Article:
I handed Mama my check, my check with its shiny gold foil star in the corner, and said, "Now will you go to the doctor?"

Mama gave me her most beautiful smile, the smile I knew had won my father's heart, and said, "Yes, now I will go."

"Get her back on course!" Sophie snapped.

I gently wrenched Jane's mind back on topic, and our stomach clenched painfully with shame, and stayed that way, agonizing, though I tried to soothe her embarrassment. I felt her punch through the next one in Africa.

"That's perfect, Jane," Sophie said. "Now I need you to cut across the south Atlantic…"

I made myself look at Bernie at the end, even though all I could see at that point was the thing that had taken her body from me. I could just see, through the thing, that she was smiling at me as I gently, so gently, held her hand. "It's okay, Jay," she growled in the voice the thing had given her, "it's really okay. I'm ready."

"You're leaving me alone, Bern," I said, and I couldn't stop the tears then.

"I know, I'm sorry," she whispered. "But you've got Hal now. He's kind of a shithead, though," she admitted.

"And he's not you. None of them are," I said. "I'm sorry, I'm so sorry I couldn't do anything."

"Jay, even you can't work miracles," Bernie said.

I managed to stop Jane from overshooting her destination in south Chile, and she came around in a sharp turn that made our stomach lurch. Jesus, had she always flown like this?

"Got it," Sophie said. "There are three more in the mountains up the coast, just run up the coastline, just like that…"

"Mama, please let me try to fix it," I said quietly.

"No, Jane," she said, just as quietly but firmly. "God put it there, and if He wills, He will help the doctors take it away."

"Mama, please," I tried again, wishing God would just fuck right on off.

"No, Jane," she said. "Healing is not your gift. You know that, I know that. The doctors will help me."

We were navigating the complicated coastal mountains of South and Central America all together, so that kept me from going under for a while.

"Why are you using this blinking ability?" I asked her at one point.

"Because I can't use Blitzkreig's full speed in atmosphere," Jane said. "Using Blinken's power lets me move nearly as fast without the atmospheric disruption. I'll drop it when I head to space." After a moment, she said, "I'm sorry it's making it harder for you."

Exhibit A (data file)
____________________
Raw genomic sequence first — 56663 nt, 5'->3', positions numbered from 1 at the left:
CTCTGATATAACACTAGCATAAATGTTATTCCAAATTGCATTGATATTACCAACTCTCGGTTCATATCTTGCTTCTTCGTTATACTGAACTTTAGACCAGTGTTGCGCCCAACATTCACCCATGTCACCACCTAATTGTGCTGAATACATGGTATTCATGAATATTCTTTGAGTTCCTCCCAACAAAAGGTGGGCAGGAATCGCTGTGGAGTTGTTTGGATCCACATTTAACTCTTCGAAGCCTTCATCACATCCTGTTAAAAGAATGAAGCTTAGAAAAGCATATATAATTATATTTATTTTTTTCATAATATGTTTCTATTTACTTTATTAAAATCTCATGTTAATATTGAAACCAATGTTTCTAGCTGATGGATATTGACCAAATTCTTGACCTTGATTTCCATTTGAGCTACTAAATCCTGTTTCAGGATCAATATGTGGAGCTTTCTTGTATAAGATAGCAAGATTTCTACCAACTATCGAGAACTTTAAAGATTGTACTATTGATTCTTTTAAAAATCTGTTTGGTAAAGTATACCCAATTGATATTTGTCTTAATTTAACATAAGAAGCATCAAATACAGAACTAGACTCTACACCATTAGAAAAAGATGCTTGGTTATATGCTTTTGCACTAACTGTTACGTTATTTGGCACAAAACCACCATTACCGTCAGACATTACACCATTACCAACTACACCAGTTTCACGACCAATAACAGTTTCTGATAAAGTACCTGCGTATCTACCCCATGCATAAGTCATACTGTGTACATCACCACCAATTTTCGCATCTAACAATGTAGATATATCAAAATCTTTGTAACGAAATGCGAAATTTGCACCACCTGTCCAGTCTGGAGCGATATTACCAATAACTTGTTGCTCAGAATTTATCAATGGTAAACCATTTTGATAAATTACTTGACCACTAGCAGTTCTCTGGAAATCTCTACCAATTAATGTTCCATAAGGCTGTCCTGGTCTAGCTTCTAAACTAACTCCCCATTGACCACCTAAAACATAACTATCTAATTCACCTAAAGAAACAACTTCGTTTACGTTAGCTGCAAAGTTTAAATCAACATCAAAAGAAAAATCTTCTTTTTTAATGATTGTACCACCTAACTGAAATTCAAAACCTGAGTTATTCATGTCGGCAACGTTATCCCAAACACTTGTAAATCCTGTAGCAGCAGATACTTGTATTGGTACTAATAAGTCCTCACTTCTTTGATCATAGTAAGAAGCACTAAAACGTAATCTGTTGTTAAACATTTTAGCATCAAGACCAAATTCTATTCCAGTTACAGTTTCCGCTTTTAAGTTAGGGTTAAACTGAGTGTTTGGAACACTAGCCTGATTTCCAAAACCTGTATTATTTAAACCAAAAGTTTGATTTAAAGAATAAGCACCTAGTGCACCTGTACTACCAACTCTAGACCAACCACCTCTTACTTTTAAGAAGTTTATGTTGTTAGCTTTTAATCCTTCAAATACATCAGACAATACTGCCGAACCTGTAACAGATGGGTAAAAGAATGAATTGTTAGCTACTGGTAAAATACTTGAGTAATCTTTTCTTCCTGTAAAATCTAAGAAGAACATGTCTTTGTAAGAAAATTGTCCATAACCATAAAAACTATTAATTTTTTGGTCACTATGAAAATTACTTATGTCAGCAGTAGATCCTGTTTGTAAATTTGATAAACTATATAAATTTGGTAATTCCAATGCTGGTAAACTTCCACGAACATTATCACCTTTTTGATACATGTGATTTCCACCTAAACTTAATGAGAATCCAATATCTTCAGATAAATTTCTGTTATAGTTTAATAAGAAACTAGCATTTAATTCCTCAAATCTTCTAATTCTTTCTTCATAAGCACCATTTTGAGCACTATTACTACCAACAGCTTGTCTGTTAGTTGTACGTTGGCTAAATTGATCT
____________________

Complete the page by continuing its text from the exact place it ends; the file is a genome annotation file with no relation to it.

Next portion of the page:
"It's all right," I said, though we both knew it wasn't. Jane had been my first teacher in reining in my telepathy, and she knew what riding another's mind was like. She knew, possibly better than anyone else, what my history was with that.

I stripped Blitzkreig's powers from her as she ran past me. She had just killed the first American Dream, an earnest young man with beautiful blue eyes and a big voice who now had a hole where his chest used to be. (I'd copied his eyes whenever the Army wanted me blonde and blue-eyed for photos.) I tried not to hear her screams as she shattered her feet, but at least they didn't last long once she started sliding across the ground at just sub-sonic speed…

"All's fair for War," I said, not quite to Sophie, feeling a little glazed.

Floribunda's tail thumped against the arm of the chair, and we felt her shove her cold, wet nose against the skin of my back where my shirt had ridden up.

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I'll be at WisCon this coming weekend! I'd love to meet any of my readers who are going to be there. Let me know to look for you, if you like.

It Is Hard to Shake Hands With Her

"Okay, Jane," said Sophie, telepathically, in my head, "the first generator is here." Sophie presented Jane with a mental map of Europe, marked with a big red circle.

"Acknowledged," Jane replied tersely, sounding and feeling like she was talking on a walkie-talkie instead of mind-to-mind. "Please monitor my progress and… and… I need you two to be my brain. Just fuckin' steer me, girls."

I watched my hands dance over the keyboard, lines racing by on the screen. I said, privately, to Sophie, "I told you this was a bad idea."

Sophie snapped, "And who else was gonna do this? We don't have another spaceworthy flier with my mother locked up. Jane Liberty just handed us the second biggest gun in our corner of the universe. We just have to point it at the right things." She paused. "I… need you to be the one riding in the back of her head. I'm sorry. I need most of my concentration to hack this damn spaceship. I don't read their language."